Inclusive policies for inclusive innovation in developing countries: The role of future oriented analysis1

  • Carlos Aguirre-Bastos (Vortragender, eingeladen)
  • Isabel Bortagaray (Autor, eingeladen)
  • Weber, K. M. (Autor, eingeladen)

Aktivität: Vortrag ohne Tagungsband / VorlesungPräsentation auf einer wissenschaftlichen Konferenz / Workshop


Several developing countries have achieved high economic growth in recent years and, although many have been able to reduce poverty conditions, inequality subsists to a great extent. After a failed economic liberalization process in the 80´s and 90´s, at least as measured in social terms, it has become clear that poverty and exclusion remain as pervasive policy challenges. It has also become clear that without new and different strengths in science, research, technology and innovation, developing countries will not be able to face the above challenges and for this to occur, new policies must be put in place. Such policies need to be drawn using a systems approach, and not just rhetorically but in practice, as the linear and top-down vision of policy making still prevails to a great extent. There are examples in developing countries that emphasize the policy relevance of inclusive development and illustrate the efforts placed by governments as well as multilateral, international, regional, non-governmental and private agents to reduce poverty. In spite of these efforts, however, the rate of progress towards inclusiveness remain slow. The interest in better defining policy for the integration of the double dimension of inclusion arises also and most importantly because of the prominence of the complex problems that have to be addressed by developing countries and that defy standard policy approaches. Two country examples (Panama and Uruguay) of science, research, technology and innovation policies are examined, which approach the intention of approximating Innovation and inclusiveness policies. The two cases highlight the need to move towards a culture of `dialogue-pacts´ to bridge innovation system development and social inclusion objectives. Foresight is a policy tool that promises to bridge that gap. In fact, this integrative function of foresight applies not only to innovation policy and social inclusion policy objectives, but also to innovation policy and several other sector policy objectives. Against this backdrop, the paper argues that new analytical and methodological tools are needed, which allow addressing the double dimension of inclusion in an integrated manner: inclusiveness of the innovation process (inclusive innovation) and innovation for social inclusion. Emphasis is placed on the use of foresight as a tool for integrating these two dimensions. Such approach is in line with the need to develop policy formulation tools as a distinct set of policy-making instruments. The country examples are discussed along the lines of the three adopted perspectives of the paper: a) the evolution of STI policy practices, b) the conceptual underpinnings of inclusiveness (and innovation); and c) the potential of foresight. These examples strengthen our concluding argument on the need to move forward towards establishing a new generation of inclusive SRTI policy for enhancing inclusiveness and effective governance with the use of foresight approaches.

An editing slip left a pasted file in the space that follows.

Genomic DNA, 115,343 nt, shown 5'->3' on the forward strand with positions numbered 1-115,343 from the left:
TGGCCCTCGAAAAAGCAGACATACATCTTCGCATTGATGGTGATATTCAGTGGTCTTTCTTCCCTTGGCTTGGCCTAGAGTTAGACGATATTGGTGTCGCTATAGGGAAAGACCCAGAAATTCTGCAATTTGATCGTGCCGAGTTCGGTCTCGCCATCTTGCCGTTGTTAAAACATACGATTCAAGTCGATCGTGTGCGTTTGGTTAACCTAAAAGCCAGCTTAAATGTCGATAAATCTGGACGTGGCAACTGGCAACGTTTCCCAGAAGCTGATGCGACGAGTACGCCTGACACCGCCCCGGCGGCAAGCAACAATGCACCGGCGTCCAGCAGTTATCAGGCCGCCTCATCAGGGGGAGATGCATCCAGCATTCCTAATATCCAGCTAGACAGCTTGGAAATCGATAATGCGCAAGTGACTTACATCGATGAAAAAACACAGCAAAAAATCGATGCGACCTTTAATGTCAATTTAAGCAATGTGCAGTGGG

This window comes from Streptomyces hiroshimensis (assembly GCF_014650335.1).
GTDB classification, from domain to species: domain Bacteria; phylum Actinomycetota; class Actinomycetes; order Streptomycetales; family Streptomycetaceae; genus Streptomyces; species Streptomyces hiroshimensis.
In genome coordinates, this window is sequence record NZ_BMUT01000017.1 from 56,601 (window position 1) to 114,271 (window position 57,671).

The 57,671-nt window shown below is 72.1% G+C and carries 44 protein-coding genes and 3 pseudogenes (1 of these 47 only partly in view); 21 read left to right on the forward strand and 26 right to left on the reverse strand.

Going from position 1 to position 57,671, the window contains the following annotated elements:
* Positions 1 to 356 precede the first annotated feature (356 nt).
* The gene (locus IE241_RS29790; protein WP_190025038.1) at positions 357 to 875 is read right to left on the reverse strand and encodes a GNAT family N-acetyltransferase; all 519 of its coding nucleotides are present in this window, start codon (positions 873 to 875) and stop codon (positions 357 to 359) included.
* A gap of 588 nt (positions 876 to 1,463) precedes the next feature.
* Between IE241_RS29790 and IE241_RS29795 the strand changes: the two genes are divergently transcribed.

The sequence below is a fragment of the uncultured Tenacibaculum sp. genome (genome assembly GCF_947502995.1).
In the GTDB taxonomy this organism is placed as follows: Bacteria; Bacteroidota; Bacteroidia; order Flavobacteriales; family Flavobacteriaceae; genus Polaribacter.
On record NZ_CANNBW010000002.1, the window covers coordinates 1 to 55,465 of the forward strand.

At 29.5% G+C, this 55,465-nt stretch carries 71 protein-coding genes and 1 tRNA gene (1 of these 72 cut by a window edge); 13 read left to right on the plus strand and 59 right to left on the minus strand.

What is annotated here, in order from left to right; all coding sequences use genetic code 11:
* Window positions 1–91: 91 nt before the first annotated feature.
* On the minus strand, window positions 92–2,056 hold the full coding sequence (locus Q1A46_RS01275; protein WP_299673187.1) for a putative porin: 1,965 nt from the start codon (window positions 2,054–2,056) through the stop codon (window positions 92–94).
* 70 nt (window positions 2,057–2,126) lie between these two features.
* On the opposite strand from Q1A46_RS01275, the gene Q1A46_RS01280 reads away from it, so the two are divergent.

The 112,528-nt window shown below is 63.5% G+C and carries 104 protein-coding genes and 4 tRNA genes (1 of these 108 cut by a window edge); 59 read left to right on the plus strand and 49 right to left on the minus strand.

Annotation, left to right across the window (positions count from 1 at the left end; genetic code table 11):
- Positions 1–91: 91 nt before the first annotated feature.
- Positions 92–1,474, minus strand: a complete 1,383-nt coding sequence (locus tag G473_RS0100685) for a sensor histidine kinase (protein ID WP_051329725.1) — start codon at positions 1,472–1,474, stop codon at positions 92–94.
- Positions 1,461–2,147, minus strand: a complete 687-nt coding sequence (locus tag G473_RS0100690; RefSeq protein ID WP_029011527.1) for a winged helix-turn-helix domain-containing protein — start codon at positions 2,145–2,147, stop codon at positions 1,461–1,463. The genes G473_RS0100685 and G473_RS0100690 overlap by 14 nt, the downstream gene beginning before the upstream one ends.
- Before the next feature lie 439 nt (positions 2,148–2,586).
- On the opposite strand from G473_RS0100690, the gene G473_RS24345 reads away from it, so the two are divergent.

Zeitraum23 Sept. 201525 Sept. 2015
Ereignistitel13th Globelics International Conference 2015 "Innovation to reduce poverty and inequalities for inclusive and sustainable development"

Research Field

  • Ehemaliges Research Field - Innovation Systems and Policy